Second Thoughts: Game #19 – Angels 2, Indians 1
|W: Haren (1-1) L: Gomez (0-1) S: Downs (1)
Player of the Game: Dan Haren (8 innings 1 ER 4 Hits 2 BB 7 SO)
Someone should have told the Indians that the 2 1/2 hour rain delay was over, as there was once again an offensive struggle from Tribe hitters Saturday, scoring just one run on four hits in the ballgame. No question Angels starter Dan Haren was dominant through his solid eight innings of work, throwing a season high 119 pitches and improving to 1-1 on the year. Haren is now 2-0 with a 1.41 ERA in his last five starts against the Tribe, allowing just 19 hits and striking out 41 over the past three seasons.
For the third time in the last four games, the Tribe collected less than seven hits in a game and couldn’t get the bats going at all on Saturday. The lone standout was tough luck loser Jeanmar Gomez, who went six innings giving up only two runs on five hits against L.A. He gave the Indians a chance to win and take the first two games of the series, but was simply outdueled by the veteran Haren.
The Top 10
- Jeanmar Gomez pitched great. Gomez sure didn’t look like the pitcher who was competing for the fifth spot in the rotation in spring training, as he set a career-high with seven strikeouts against the Angels. More importantly he stayed consistent and gave the Indians his second quality start of the year. Could he breakout like Josh Tomlin did last year? Definitely a possibility.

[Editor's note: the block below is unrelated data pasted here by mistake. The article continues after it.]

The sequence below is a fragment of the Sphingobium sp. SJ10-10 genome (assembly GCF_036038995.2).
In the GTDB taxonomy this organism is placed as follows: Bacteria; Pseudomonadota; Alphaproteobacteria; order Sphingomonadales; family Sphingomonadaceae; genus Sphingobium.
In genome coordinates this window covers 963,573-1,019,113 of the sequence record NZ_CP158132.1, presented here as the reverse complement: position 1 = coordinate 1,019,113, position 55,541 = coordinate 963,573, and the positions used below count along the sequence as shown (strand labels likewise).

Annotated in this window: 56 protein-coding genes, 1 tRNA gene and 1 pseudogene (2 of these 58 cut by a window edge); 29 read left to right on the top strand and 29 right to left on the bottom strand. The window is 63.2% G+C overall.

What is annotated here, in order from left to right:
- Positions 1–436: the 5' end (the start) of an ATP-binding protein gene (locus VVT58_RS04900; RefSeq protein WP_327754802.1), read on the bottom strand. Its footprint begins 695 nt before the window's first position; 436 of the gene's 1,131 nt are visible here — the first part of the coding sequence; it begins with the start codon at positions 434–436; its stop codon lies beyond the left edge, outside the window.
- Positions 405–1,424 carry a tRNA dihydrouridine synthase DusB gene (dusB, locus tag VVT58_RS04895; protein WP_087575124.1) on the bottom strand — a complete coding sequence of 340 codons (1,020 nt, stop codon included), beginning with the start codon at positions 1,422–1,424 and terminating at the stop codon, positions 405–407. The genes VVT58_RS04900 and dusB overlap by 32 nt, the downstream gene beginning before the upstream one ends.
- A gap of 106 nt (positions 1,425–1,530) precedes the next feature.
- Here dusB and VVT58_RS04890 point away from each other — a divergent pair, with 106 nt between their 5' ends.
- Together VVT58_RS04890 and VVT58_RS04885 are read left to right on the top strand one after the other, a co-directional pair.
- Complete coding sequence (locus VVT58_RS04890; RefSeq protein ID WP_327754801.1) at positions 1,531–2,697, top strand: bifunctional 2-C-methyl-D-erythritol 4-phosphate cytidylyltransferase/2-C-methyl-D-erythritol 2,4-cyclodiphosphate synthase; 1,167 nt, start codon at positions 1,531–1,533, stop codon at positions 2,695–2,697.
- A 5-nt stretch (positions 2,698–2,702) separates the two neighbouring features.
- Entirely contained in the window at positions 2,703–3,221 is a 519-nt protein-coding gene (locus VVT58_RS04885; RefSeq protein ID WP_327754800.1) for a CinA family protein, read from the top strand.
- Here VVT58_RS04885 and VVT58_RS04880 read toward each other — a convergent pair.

- Nick Hagadone back in the ‘pen. I thought even after Asdrubal Cabrera came off the bereavement list that Nick Hagadone should have stayed in the bullpen. He has all the essentials to become the next Vinnie Pestano from the left side. Hagadone shut down the Angels in his one inning of work on Saturday and now owns a 2.08 ERA on the year, striking out five in 4 1/3 innings.
- Kept Pujols guessing. Without ever facing Gomez in his career, Pujols was left guessing against Tribe pitching for the second straight game, going just 1-for-4 on the day and extending his homerless streak to 113 at-bats.
- Jack “The Man” Hannahan stays clutch. Hannahan continued his clutch hitting with runners in scoring position, driving in the Tribe’s only run of the game in the fourth inning. The Indians third baseman is now hitting .471 with RISP and .409 with two outs in an inning.
- Michael Brantley on a 4-game hitting streak. He may only be hitting .233 on the young season, but Brantley has quietly swung the bat better of late now owning a 4-game hitting streak. He also has a hit in eight of his last 10 games, something that the center fielder certainly needs to continue to do at the top of the lineup.
- The Indians got the game in. Say what you will about the rain delay and the Indians loss, but adding another doubleheader to the schedule wouldn’t have been great especially before the All-Star break.
- Jason Kipnis stays consistent. With another hit against the Angels, Indians second baseman Jason Kipnis continues his hitting tear, now batting .333 with a team high three runs, seven hits and .462 OBP over the last seven games.